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Former resident showcasing art at Rosehill


The city of Mukilteo is sponsoring an exhibit of fine art by former Mukilteo and Greenback, WA resident Bob Bengtsson, at the Rosehill Community Center, 304 Lincoln Ave. in Mukilteo. The exhibit began on July 2 and will run through Sept. 10.

Six years of painting at New York’s Art Students League (1961-67) shaped Bengtsson’s abstract creative spirit that resulted in a 50-year treasure trove of abstract and expressionist paintings as well as pastels and sketches. Bengtsson graduated from Pratt Institute in Brooklyn, New York, in 1957 where he studied Industrial Design. He was the first Director of Design for Amtrak and finished his career path at Boeing’s Concept Center in 2010.

He lived in Mukilteo for over 30 years and had studios here and on Whidbey Island. When commenting on his work, Bengtsson said, “The shapes I see in nature trigger my imagination and provide images that I use in abstract paintings.” Even though he worked with computer manipulations and other media, he added, “I find painting to be the most liberating form of expression for me, releasing innermost thoughts that don’t find expression in other graphic arts.”

Bengtsson’s artwork varied as he experimented with texture and ways of working with wet acrylics. Whether wall-size canvases or notebook-sized pen and ink sketches, his work has a signature distinctly his own. His abstracts have strokes of light colors that reflect his fascination with light and shadows.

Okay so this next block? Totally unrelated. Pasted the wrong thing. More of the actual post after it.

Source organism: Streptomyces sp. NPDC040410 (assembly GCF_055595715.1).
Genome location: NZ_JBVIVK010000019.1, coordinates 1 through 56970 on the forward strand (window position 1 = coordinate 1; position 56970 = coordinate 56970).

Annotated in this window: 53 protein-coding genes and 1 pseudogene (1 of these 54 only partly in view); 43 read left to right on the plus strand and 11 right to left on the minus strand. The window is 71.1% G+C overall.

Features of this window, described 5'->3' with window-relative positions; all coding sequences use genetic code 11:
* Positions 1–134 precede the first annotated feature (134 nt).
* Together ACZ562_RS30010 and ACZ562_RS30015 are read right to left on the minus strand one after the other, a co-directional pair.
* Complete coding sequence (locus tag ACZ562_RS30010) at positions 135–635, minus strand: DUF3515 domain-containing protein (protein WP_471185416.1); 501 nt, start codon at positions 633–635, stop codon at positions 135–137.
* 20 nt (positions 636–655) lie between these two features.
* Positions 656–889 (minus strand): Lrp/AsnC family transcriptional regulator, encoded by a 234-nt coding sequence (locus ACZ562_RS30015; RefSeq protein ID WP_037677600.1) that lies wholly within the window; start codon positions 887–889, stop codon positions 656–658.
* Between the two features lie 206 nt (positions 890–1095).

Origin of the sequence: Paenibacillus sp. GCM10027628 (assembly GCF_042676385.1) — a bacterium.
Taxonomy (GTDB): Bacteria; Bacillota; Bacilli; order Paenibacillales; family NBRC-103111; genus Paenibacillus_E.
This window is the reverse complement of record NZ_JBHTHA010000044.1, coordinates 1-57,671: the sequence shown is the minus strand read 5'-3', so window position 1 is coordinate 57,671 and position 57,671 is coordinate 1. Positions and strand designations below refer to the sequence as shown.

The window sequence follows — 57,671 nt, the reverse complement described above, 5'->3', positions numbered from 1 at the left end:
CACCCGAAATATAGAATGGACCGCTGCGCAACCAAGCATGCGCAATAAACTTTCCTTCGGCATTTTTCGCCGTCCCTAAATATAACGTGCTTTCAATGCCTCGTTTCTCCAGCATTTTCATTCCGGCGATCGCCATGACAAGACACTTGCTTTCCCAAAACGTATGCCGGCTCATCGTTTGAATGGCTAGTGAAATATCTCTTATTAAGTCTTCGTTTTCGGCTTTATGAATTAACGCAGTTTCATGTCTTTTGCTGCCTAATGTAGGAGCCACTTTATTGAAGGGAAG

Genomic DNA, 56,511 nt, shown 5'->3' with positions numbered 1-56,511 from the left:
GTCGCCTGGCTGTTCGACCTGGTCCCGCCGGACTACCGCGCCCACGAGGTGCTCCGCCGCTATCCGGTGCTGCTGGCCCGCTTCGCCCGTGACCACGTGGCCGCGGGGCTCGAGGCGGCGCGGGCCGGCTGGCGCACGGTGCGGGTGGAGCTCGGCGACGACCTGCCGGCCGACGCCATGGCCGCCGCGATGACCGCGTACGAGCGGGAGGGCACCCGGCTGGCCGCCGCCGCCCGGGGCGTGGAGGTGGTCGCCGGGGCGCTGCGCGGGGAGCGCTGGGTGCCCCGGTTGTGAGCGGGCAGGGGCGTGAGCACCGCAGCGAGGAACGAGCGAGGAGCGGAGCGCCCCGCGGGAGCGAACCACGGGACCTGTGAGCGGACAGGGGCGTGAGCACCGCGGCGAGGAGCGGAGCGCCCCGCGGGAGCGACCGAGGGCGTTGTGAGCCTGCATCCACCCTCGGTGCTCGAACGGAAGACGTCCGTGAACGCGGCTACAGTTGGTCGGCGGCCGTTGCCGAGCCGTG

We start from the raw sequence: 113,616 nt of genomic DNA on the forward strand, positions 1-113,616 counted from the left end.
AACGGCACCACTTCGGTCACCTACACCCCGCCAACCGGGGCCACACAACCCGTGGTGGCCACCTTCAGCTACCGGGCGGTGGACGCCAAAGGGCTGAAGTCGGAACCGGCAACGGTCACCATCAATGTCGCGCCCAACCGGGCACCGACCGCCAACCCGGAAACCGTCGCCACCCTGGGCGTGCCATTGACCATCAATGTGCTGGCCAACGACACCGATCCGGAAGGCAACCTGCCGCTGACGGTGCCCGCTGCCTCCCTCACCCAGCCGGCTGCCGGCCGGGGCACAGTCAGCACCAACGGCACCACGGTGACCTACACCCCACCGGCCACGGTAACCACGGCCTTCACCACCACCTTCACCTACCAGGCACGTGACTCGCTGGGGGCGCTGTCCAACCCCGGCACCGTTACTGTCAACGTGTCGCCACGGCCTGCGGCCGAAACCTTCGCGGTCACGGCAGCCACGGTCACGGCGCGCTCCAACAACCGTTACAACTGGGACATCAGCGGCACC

Over the decades, Bengtsson’s interests in pastels continued to grow. He had one-man shows in Seattle, Everett, and Mukilteo. In 1998, he was invited to have a one-man show in La Charite-sur-Loire, France. In 2003, his pastel sketch of Holmes Harbor won first prize in the Mukilteo Lighthouse Festival juried exhibit. He also had a one-man show that year at the Elliot Pointe Gallery in Mukilteo. His pastels and sketches hung at the Greenbank Farm on Whidbey Island, and he won the poster contest there for the Loganberry Festival. He also supported the Greenback community as an Artist in Action. He continued to enter artwork in Seattle area shows as well as Northwest Pastel Society competitions. For five years, he was also a Volunteer Artist in Residence for the Edmonds School District.

Bengtsson left behind a thousand or more images that range from cartoon sketches to pastels of the places he lived and visited.

“Bob captured the wetlands, the beach, the farm and Central Whidbey as no other artist has ever done,” said Art Herrera, Catering Manager of Front Street Grill in Coupeville, WA. “His attention to forms as art reflects his connection to industrial design and makes us see our island differently.”

A retrospective of his work as it related to the theatre was held at the Whidbey Island Center for Arts in Langley, WA, following his death in 2011.

A French reporter said Bengtsson fell under the charm of La Charite-sur-Loire so he drew many pictures of that city. In turn, the reporter said that French visitors to Bengtsson’s exhibit were charmed by the artist. Visitors to the Rosehill exhibit in Mukilteo this summer are sure to be charmed by his varied artwork as well.

There will also be a opening reception on Thursday, July 12 from 5 to 8 p.m.


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